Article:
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Environmentally Friendly Furniture - Re-Upholstery

Wednesday, 5 December 2018  |  Admin

Environmentally Friendly Furniture - Re-Upholstery

We want to help customers make the best choices in terms of sustainability & environmental impact.

When it comes to upholstery and durability, you're essentially fighting a losing battle as fabrics should always wear out faster than other furniture components.  If you want a seat to last forever, you shouldn't have upholstery at all.  However, if you can't imagine curling up on a wooden bench, there are still ways in which you can minimise your impact on the environment - so long as you're starting from a solid base.

The chances are that, as you're reading this, you already have a solid piece of furniture that you want to re-upholster.  A well made sofa frame should last for decades and should outlive the upholstery; if your furniture joints don't flex or bend, you're probably off to a good start.  If your furniture is even slightly wobbly, it may not be worth re-upholstering; that doesn't mean you need to visit Ikea just yet.

You can usually find a genuine old Chesterfield or similarly solid furniture design on eBay or Gumtree.  These are often sold at relatively low prices because many people assume that once the upholstery is gone the furniture is finished.  If you do manage to find something second-hand, you must check the furniture for any movement in the frame; if it creaks or wobbles anywhere at all, it's probably best left.  However, if only the upholstery is worn, you should have a solid frame to work with. 

Once you've found an item you think might be suitable, you should forward photos to an upholsterer and ask them for an estimate.  You could ask them to have a look at it before you buy and they might also collect it as they should have a van.


 

Before
Worn upholstery, collapsed foams.
Solid frame no longer in production.

After
New foams and contract fabric.
Customer also recoated frame.


You may find that the cost of having your old furniture upholstered is about the same as buying a cheap new replacement, however, it is far more sustainable to renew a well made original.  Some of the benefits of re-upholstery are that comparatively little energy will be used in the process; a solid frame can be upholstered repeatedly and you will never have to pay for your old furniture to be sent to landfill.

Local upholsterers are plentiful and they are a fantastic resource.  Going local saves a lot of fuel and associated transport costs.  If your furniture has particularly special shapes, or if you want to use a complicated pattern, then you need a skilled upholsterer; you might even ask for photos of their previous work.  In our experience, most will be able to do a good job.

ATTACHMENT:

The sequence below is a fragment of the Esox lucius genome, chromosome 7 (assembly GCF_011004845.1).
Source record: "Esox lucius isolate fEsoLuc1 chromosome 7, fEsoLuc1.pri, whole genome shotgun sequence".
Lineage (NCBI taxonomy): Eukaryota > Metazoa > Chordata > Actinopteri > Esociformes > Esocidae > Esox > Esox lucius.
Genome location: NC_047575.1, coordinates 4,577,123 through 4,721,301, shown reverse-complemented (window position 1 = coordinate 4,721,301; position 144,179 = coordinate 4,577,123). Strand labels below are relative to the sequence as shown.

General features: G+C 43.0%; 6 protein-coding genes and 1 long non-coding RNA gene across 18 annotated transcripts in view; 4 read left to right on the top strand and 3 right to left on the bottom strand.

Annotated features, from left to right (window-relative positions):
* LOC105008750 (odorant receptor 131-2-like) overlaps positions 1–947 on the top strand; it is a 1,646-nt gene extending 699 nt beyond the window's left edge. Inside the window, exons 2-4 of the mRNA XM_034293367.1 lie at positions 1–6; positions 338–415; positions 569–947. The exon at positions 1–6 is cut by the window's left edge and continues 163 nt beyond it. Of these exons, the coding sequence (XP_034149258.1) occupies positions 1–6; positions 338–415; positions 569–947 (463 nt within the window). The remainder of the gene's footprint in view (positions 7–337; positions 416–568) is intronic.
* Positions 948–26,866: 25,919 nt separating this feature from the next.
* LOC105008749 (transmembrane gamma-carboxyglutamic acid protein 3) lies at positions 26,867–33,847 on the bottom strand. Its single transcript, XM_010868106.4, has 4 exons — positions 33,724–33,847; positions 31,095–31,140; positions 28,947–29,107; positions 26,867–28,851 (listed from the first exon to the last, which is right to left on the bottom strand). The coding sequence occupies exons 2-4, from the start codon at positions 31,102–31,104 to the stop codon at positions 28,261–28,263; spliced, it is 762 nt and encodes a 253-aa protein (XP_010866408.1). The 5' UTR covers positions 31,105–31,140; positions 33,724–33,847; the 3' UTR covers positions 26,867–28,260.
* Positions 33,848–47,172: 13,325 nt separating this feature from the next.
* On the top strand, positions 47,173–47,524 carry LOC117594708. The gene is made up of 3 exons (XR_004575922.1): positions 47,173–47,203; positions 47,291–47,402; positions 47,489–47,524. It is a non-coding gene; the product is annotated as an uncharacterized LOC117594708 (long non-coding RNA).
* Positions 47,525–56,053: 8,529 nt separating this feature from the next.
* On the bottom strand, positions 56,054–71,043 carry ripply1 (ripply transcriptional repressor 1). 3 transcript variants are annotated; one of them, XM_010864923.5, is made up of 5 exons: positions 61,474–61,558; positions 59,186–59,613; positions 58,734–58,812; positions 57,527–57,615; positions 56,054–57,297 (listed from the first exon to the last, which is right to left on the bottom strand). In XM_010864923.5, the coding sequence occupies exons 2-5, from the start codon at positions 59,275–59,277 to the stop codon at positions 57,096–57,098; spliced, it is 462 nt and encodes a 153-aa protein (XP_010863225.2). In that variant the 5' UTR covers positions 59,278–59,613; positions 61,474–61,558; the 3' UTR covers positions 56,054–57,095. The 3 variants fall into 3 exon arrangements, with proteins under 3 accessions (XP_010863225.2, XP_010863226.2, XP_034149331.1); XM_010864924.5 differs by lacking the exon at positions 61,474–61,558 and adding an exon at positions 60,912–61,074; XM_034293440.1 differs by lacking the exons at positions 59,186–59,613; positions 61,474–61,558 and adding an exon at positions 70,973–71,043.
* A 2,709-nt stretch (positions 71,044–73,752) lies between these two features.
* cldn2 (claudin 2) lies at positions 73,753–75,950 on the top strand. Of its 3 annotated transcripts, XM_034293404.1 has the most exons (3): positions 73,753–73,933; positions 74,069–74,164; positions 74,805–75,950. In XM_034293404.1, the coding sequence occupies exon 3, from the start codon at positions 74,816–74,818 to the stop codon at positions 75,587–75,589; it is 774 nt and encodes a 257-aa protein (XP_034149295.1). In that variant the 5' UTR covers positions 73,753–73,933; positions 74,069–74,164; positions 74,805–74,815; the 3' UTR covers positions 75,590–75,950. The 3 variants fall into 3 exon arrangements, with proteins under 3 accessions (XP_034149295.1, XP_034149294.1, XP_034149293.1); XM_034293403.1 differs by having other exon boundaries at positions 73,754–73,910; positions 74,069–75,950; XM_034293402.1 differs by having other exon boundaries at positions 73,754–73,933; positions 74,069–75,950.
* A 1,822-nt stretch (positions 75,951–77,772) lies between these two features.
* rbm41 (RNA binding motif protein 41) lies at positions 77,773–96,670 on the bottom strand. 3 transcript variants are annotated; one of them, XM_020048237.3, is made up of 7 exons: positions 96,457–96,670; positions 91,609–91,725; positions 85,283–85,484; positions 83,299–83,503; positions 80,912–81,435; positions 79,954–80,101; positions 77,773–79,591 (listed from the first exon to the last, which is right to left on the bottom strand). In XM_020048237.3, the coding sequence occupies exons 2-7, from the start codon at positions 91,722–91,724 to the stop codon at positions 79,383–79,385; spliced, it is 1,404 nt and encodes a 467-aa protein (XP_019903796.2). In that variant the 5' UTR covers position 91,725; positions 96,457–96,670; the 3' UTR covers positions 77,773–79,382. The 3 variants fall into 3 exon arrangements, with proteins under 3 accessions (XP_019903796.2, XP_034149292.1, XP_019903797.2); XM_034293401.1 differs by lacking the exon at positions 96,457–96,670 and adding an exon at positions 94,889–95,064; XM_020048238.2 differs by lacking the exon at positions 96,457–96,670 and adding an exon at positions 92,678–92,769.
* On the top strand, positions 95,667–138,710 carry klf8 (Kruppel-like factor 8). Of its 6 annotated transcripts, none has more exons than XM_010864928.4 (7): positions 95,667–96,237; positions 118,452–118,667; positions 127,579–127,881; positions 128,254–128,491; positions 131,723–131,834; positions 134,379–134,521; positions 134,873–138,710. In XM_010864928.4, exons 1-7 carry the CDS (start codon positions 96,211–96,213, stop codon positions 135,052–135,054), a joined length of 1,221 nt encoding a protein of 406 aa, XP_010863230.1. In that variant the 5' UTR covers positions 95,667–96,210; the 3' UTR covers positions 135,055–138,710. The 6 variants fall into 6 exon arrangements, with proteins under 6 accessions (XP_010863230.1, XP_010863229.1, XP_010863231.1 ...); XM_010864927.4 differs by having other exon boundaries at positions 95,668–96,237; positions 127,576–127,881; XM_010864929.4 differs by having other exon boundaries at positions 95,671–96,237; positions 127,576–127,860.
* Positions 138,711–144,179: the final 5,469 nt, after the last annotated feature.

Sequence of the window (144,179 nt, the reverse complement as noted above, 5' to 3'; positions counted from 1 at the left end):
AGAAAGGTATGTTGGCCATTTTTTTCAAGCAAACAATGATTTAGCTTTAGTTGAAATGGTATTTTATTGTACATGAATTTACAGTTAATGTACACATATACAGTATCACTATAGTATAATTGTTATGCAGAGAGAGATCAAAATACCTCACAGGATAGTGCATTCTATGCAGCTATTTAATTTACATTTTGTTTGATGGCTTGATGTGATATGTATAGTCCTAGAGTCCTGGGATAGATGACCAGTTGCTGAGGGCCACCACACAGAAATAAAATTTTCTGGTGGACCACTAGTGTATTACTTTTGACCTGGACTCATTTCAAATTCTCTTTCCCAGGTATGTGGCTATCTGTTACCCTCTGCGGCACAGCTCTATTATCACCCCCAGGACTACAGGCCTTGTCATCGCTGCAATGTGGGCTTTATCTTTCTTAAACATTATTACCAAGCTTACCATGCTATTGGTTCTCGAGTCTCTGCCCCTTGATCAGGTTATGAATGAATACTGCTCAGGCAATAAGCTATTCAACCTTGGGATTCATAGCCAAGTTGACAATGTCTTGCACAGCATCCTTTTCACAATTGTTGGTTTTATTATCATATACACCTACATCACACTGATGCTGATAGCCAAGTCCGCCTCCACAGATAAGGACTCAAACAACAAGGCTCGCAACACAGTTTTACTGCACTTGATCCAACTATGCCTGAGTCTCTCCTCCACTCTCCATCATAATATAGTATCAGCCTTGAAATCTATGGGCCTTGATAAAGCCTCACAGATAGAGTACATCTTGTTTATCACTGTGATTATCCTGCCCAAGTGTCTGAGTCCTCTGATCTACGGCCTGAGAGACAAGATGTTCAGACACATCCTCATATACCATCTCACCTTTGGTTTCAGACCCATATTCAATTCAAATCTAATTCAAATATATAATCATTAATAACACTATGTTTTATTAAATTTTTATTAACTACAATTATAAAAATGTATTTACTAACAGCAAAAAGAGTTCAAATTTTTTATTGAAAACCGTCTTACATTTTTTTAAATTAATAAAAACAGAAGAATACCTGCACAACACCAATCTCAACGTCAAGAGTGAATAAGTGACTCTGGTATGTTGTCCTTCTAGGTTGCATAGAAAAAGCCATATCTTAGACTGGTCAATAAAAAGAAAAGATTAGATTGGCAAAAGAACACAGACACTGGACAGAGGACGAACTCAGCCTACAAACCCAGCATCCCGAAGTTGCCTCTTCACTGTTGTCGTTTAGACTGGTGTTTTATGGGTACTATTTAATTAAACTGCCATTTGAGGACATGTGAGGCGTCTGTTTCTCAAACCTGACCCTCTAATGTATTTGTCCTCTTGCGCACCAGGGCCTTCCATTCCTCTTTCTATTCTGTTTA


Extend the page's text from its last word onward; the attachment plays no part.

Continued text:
Your local upholsterer will probably have a few domestic fabric books for you to look through, however you can also order contract quality fabric from Kirkhouse, at lower cost.  We send fabric cards in the post and supply at discounted prices.  We also use different types of fabrics that local upholsterers might not have access to.  Simply ask your upholsterer how any metres of fabric are needed, place your order with Kirkhouse and we can deliver to you or the upholsterer direct.  It's worth noting that our contract fabrics generally have a higher fire rating and better durability.  We're very happy to discuss our range of options where required.

Lastly, you should also consider the foam quality, which affects durability & comfort.  Foams are available in Hard and Soft categories, with a number rating system for both.  Contract quality foams are typically rated 40H or 50H, which provides a firm seat; the harder the foam, the greater the durability.  Customers sometimes prefer a soft seat, however this will degrade much faster.  Domestic foams are typically quite soft; we suggest you ask your upholsterer for a harder, more durable foam.

In some cases you might be able to request a 'recon' or 'chip' foam that is made from recycled foam chips.  Recon foams are very firm and provide an excellent base on which to put a 'topper' foam.  The topper foam is much thinner and offers better cushioning than the hard recon foam.  Please note, recon foams are not always suitable - your upholsterer should be able to advise further.

We're pleased you're looking into re-upholstery as an option - it may not save you much money, but it is far more sustainable.

We welcome input from both suppliers and customers to further reduce the environmental impact of our industry. 

Please contact Kirkhouse with any queries.

We're here to help: 01670 81 00 44
Kirkhouse